So what SHOULD you cut? Woods are a excellent go-to (though you’ll desire to limit it to less oily stuff — because, again, fire). Cardboard is enjoyment to cut for things love spray paint stencils.
Leather is excellent, with practice, and you can do every sorts of really tidy stuff with acrylic. You can’t cut glass, but you can engrave it; same goes for rubber, though that’s one you’ll desire to source from a put that sells materials known to be laser safe.
The thickness of the material you can cut tends to be limited by a laser’s wattage, while height/width is generally limited by the size of the work area. At 30W, beamo’s laser can slice its way through wood about 1/8″ thick; its work area, meanwhile, comes in at 11.81″ x 8.27″.
You can make a lot of cool stuff within those bounds, but be aware of them — buying a bunch of material only to get it home and realize you’re a few watts short of a finish cut is a bummer. If you foresee needing deeper cuts or bigger pieces, beefier lasers exist without too massive a leap in price. As examples: Flux’s other laser cutter, the $2,500 Beambox, bumps the laser up to 40W and the work area up to 15.7″ x 14.7″; the $2,500 base model from competitor Glowforge comes in at 40W with a work area of roughly 11″ x 19.5″.
Fire the lasers!
Got everything plugged in, ventilation set up and your materials purchased?
Time to cut! Well, almost.
You’ll mostly be controlling beamo through Beam Studio, a free piece of software provided by Flux for Windows, macOS and Ubuntu. As far as laser cutting software goes, I’m really fairly pleased with it so far.
Beam Studio is super straightforward, but darn powerful for a free companion app. If you’re looking to cut out basic shapes, etch text or lay below some bezier curves, it can do it. Desire to etch a picture of your dog into some wood to make a keychain? Just drop an image onto the work area, scale as desired, then move a slider to tweak the black/white threshold until it looks correct.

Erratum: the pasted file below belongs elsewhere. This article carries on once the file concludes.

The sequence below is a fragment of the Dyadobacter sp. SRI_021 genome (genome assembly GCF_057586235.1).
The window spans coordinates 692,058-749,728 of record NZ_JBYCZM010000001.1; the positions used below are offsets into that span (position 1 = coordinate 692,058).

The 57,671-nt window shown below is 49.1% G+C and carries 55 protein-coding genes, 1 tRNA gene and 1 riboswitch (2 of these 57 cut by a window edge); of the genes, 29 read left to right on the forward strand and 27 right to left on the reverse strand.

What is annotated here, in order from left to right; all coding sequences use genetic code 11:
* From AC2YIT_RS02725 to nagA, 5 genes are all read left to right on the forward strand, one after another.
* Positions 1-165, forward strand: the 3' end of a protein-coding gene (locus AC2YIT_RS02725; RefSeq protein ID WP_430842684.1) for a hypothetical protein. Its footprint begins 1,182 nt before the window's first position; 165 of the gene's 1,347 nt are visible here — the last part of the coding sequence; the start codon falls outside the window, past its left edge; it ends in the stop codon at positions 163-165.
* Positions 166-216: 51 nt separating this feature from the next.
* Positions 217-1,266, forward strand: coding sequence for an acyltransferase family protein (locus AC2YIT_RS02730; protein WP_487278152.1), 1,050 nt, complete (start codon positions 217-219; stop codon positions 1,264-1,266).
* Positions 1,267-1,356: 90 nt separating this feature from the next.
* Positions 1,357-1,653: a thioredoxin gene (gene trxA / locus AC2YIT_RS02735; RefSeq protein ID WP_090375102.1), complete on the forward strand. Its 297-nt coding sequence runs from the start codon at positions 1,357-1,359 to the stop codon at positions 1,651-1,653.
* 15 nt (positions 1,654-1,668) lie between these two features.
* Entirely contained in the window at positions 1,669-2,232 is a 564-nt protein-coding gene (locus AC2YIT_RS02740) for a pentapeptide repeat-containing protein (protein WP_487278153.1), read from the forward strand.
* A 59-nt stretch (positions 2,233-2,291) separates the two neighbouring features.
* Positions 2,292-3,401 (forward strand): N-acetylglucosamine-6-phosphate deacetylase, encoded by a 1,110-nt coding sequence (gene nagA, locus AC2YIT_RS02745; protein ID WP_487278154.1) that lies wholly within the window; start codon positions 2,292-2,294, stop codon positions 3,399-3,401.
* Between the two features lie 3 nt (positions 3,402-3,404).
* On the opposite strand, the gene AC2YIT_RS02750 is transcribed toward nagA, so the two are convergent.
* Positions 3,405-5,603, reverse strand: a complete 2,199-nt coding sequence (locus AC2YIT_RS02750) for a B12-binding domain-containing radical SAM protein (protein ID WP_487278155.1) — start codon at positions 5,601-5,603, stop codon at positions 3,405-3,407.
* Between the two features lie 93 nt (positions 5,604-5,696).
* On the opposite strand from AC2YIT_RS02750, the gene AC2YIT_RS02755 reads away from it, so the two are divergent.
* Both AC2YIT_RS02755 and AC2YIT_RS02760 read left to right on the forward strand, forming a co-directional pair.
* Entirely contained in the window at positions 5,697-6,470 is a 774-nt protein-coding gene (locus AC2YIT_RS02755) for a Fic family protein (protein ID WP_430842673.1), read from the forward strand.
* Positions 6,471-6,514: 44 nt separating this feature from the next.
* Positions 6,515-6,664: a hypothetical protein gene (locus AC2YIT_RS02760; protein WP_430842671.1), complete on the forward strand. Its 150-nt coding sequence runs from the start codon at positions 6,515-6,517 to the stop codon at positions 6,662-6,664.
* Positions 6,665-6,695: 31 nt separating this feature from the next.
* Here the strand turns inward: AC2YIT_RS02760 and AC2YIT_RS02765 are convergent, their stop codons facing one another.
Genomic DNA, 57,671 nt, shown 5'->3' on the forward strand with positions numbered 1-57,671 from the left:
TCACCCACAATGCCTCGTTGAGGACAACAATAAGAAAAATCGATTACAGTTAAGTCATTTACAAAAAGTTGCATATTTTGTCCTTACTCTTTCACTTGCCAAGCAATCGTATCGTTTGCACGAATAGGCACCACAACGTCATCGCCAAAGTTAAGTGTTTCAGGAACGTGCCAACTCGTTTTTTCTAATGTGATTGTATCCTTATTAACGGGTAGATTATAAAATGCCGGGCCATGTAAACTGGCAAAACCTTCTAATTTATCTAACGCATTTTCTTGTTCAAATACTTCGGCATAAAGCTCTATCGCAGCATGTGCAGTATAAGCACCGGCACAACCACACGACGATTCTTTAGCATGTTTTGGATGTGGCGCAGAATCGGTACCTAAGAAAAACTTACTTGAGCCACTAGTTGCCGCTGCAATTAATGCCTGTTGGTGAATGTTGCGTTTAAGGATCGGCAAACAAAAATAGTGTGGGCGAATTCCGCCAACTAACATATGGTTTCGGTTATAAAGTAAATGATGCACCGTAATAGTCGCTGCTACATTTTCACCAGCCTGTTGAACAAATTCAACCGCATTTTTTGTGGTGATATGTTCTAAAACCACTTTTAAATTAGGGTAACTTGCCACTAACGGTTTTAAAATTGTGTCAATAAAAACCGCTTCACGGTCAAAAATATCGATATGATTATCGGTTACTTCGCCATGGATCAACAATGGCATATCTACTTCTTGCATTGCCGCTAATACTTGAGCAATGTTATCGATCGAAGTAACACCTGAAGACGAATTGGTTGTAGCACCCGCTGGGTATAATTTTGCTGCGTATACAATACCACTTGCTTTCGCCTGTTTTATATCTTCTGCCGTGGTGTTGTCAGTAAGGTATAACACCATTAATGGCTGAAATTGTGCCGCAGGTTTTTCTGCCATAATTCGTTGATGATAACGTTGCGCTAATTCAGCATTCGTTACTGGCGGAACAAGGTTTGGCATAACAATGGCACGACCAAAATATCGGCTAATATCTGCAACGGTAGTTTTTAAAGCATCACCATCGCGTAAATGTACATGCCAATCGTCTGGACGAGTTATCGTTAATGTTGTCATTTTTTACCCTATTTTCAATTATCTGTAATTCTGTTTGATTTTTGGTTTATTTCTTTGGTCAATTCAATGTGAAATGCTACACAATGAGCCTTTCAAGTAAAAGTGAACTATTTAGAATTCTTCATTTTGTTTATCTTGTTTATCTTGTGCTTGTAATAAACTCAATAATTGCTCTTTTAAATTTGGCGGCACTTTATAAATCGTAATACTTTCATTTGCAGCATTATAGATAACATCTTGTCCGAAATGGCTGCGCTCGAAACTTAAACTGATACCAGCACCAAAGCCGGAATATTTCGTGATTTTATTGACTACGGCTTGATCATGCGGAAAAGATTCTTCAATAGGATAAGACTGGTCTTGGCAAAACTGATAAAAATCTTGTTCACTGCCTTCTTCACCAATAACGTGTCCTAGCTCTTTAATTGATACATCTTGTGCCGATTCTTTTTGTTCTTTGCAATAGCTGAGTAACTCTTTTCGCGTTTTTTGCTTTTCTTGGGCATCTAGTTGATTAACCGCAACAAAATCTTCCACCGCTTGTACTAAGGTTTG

You can work in layers, setting up a raster layer to be etched and then a vector layer to cut it out immediately after.
Beamo has a built-in camera system, allowing you to quickly scan the work bed before dragging and dropping your designs wherever you desire them. The first time you join to beamo, you’ll be asked to calibrate the camera — a process that was considerably simpler than I expected.
Put a piece of paper on the work bed, and beamo will fire a quick test pattern into it. Beam Studio will then snap a picture of what it just etched, projecting an overlay of where it thinks the test pattern is versus its scan. Nudge the overlay around until everything is perfectly stacked, and you’re set. You’ll desire to re-run this alignment process every once in a while (it’s quick) if you need precise placement.
The camera system here really is incredibly useful. After about 30 minutes with beamo, I was doing things that are at best annoying on camera-less cutters — things love etching a design, cutting it out, then immediately flipping the cut piece and etching on the other side without worrying about uncertain placement.
I just rescanned the work bed, dragged the image where I wanted it on the freshly cut side B, and fired away.
The camera is quick, but not instant. Scanning the entire work area takes about 30 seconds. If you only need a certain area scanned (like, tell, the top half of the work area, or the rough area around something you’ve already cut), fortunately, that’s an option. Just drag the scanning boundary box accordingly.
If you need to do something beyond what the free software can handle (or if you just prefer working in apps love CorelDraw or Illustrator), Beam Studio can import JPGs, PNGs and SVGs.
While more capable than I expected, the software isn’t without its quirks.
Beam Studio will attempt to hold you updated with a progress ticker, but don’t rely on it too much for predicting timing. I’ve had projects shoot up to 40% in the first 30 seconds, only to take five minutes for the relax to finish. There was an occasion or two where the software threw out an error in Mandarin that I didn’t desire to dismiss without a quick pass through Translate… but for the most part, it was solid, stable and enjoyment to use.
In its base configuration, beamo’s laser is manually focused, meaning you’ll need to focus things by hand each time you put new material inside the machine.
Fortunately, focusing it is super straightforward: put material in, rotate a piece of acrylic attached to the laser head, lower the laser head until the acrylic is just barely touching the material, then lock the laser head back in put and lift the acrylic out of the way.